The US Supreme Court agreed Tuesday to hear the case of a group of Guantánamo detainees, Uighurs from China, whose judicially-ordered release into the United States has been blocked by the White House and Congress.
The case, Kiyemba v. Obama, is a potential landmark, pitting the power of the judiciary to vindicate constitutionally-protected habeas corpus rights against the power of the White House and Congress to police US borders and enforce immigration laws.
The case involves members of the Uighur ethnic group of western China who have been held for eight years at the US terror prison camp at Guantánamo Bay, Cuba. In October 2008, a federal judge ordered the men released into the US pending efforts by the US government to find a suitable third country for resettlement.
The release order came in answer to the men's habeas corpus petition in which they claimed they were being illegally detained by the US and that they were not, and never had been, enemy combatants or Al Qaeda allies. Habeas corpus grants US prisoners the right to challenge the legality of their detention before a neutral judge.
Government lawyers did not dispute the judge's finding that the men were being illegally detained, but insisted that a judge does not have the power to order the executive branch to accept into the US someone it does not wish to admit.
A federal appeals court in Washington agreed with the White House, reversing the portion of the release order that directed the detainees to be brought to the US.
Instead, the men remained within the prison camp at Guantánamo. US officials say they enjoy the least restrictive conditions of confinement possible there, but their lawyers argue that once a judge orders someone released from illegal detention, they should be set free.
Some Uighurs resettled in Bermuda
The Supreme Court was set to decide whether to hear the Uighurs appeal last June, but took no action amid press reports that all or most of the detainees might soon be relocated to third countries. Normally, such detainees would simply be returned to their native country, but the Uighurs are an oppressed minority in China and fear abuse from authorities there.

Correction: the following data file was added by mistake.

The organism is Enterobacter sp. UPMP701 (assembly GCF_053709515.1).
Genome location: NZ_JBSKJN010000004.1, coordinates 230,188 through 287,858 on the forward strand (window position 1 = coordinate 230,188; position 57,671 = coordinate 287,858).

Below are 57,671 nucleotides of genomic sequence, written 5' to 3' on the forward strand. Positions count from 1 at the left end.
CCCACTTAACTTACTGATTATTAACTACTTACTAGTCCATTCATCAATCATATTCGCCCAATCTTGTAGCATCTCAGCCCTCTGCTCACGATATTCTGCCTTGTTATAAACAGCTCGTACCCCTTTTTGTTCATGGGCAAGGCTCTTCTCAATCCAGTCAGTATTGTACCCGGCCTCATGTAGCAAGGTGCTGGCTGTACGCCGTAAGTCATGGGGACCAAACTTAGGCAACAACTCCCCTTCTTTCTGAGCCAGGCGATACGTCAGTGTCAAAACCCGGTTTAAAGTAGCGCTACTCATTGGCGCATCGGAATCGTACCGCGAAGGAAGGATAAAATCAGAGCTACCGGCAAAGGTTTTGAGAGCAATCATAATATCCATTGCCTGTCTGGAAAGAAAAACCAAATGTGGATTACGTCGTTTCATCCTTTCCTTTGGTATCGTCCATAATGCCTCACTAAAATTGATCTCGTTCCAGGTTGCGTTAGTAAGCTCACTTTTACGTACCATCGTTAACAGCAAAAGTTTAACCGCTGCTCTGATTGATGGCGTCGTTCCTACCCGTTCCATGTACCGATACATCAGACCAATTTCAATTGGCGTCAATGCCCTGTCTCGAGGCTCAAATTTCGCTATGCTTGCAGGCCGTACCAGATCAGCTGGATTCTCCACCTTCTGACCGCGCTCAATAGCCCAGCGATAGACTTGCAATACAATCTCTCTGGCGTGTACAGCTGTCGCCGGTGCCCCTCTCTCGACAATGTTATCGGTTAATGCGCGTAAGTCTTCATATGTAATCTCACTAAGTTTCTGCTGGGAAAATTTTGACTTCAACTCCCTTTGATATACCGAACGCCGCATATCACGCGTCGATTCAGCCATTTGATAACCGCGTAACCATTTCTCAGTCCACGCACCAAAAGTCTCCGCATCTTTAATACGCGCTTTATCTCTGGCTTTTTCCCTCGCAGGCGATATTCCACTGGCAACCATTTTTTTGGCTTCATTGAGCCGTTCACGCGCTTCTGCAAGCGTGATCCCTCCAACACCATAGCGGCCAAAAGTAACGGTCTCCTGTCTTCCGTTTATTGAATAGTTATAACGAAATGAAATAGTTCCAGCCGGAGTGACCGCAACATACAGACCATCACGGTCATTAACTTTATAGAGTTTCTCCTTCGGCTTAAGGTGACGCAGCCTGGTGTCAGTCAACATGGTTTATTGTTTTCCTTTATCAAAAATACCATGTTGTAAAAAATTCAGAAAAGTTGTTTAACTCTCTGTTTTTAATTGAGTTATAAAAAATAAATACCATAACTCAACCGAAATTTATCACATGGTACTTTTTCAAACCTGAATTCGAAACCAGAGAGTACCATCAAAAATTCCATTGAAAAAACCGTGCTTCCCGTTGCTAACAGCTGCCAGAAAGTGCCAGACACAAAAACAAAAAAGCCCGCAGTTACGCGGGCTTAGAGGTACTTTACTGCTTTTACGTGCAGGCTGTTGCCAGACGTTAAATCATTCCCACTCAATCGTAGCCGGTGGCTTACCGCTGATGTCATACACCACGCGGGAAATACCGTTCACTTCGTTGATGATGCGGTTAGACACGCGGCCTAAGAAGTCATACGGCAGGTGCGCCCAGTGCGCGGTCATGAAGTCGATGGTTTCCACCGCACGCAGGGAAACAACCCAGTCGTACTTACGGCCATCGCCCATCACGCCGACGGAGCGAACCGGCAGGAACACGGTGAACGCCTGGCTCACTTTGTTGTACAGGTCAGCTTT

Four of the original 17 Uighur detainees were transferred to Bermuda in June. Solicitor General Elena Kagan informed the high court in a Sept.23 letter that the south Pacific island of Palau had agreed to accept 12 of the remaining 13 Uighurs.
But only six of the 12 Uighurs had agreed to resettle in Palau, Ms. Kagan's letter said. These six could be released as early as Oct. 1, Kagan said. She added, "The date on which the plane is scheduled to depart Guantanamo for Palau is classified."
There has been no indication that any Uighurs have already been transferred to Palau.
The status of the 13th Uighur, Arkin Mahmud, is unclear. He has not been offered resettlement in any country, according to court documents.
This unresolved situation is significant, the Uighurs' lawyers say, because it means the case is not moot. The controversy will continue, they say, until all 17 Uighurs are resettled.
Judiciary vs. executive powers
The underlying legal dispute raises substantial constitutional issues. The Uighurs' lead lawyer, Sabin Willett, argues in his brief to the court that an earlier Supreme Court decision establishes the authority of federal judges to order the conditional release of any Guantánamo detainees being held illegally.
It isn't enough for the executive branch to inform the judge that it is working to find a country for resettlement. The habeas right is vindicated only upon actual release from illegal detention, he says.
Solicitor General Kagan counters that the Uighurs have already obtained all the relief they are due since they are "free to leave Guantanamo Bay to go to any country that is willing to accept them."
"In the meantime, they are housed in facilities separate from those for enemy combatants under the least restrictive conditions practicable," she says in her brief.
On the broader issue, the decision to release the Uighurs into the US rests exclusively with the executive branch and Congress, Kagan says. "There is a fundamental difference between ordering the release of a detained alien to permit him to return home or to another country and ordering that the alien be brought to and released in the United States," she writes.
Mr. Willet argues that judges presiding over habeas cases have a duty to do more than accept representations that the government is "attempting to relieve its own unlawful imprisonment."
Willet writes: "Release into the United States of an alien without immigration status poses logistical difficulties, to be sure, but such difficulties are nothing new, and here they are entirely of the executive's own making."
[Editor's note: The original summary for the story included an incorrect date.]
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